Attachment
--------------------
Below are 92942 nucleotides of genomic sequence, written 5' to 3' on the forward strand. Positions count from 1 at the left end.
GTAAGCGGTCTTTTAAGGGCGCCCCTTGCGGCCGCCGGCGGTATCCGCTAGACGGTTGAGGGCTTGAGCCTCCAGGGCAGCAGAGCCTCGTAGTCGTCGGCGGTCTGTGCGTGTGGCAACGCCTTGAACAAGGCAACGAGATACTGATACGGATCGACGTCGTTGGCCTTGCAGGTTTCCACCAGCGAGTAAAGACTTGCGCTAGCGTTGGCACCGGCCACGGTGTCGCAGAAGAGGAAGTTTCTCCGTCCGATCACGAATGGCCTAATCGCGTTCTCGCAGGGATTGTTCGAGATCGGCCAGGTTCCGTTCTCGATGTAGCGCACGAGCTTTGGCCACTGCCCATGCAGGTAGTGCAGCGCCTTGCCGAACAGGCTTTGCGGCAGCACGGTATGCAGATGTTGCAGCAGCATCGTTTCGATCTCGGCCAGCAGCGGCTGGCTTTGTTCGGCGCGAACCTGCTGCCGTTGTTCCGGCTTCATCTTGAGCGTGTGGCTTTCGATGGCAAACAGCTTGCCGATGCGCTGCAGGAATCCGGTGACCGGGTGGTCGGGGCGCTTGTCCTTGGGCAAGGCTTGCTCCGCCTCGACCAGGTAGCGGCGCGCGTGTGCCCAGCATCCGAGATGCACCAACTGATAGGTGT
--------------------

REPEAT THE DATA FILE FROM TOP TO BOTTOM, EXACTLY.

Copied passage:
Below are 92942 nucleotides of genomic sequence, written 5' to 3' on the forward strand. Positions count from 1 at the left end.
GTAAGCGGTCTTTTAAGGGCGCCCCTTGCGGCCGCCGGCGGTATCCGCTAGACGGTTGAGGGCTTGAGCCTCCAGGGCAGCAGAGCCTCGTAGTCGTCGGCGGTCTGTGCGTGTGGCAACGCCTTGAACAAGGCAACGAGATACTGATACGGATCGACGTCGTTGGCCTTGCAGGTTTCCACCAGCGAGTAAAGACTTGCGCTAGCGTTGGCACCGGCCACGGTGTCGCAGAAGAGGAAGTTTCTCCGTCCGATCACGAATGGCCTAATCGCGTTCTCGCAGGGATTGTTCGAGATCGGCCAGGTTCCGTTCTCGATGTAGCGCACGAGCTTTGGCCACTGCCCATGCAGGTAGTGCAGCGCCTTGCCGAACAGGCTTTGCGGCAGCACGGTATGCAGATGTTGCAGCAGCATCGTTTCGATCTCGGCCAGCAGCGGCTGGCTTTGTTCGGCGCGAACCTGCTGCCGTTGTTCCGGCTTCATCTTGAGCGTGTGGCTTTCGATGGCAAACAGCTTGCCGATGCGCTGCAGGAATCCGGTGACCGGGTGGTCGGGGCGCTTGTCCTTGGGCAAGGCTTGCTCCGCCTCGACCAGGTAGCGGCGCGCGTGTGCCCAGCATCCGAGATGCACCAACTGATAGGTGT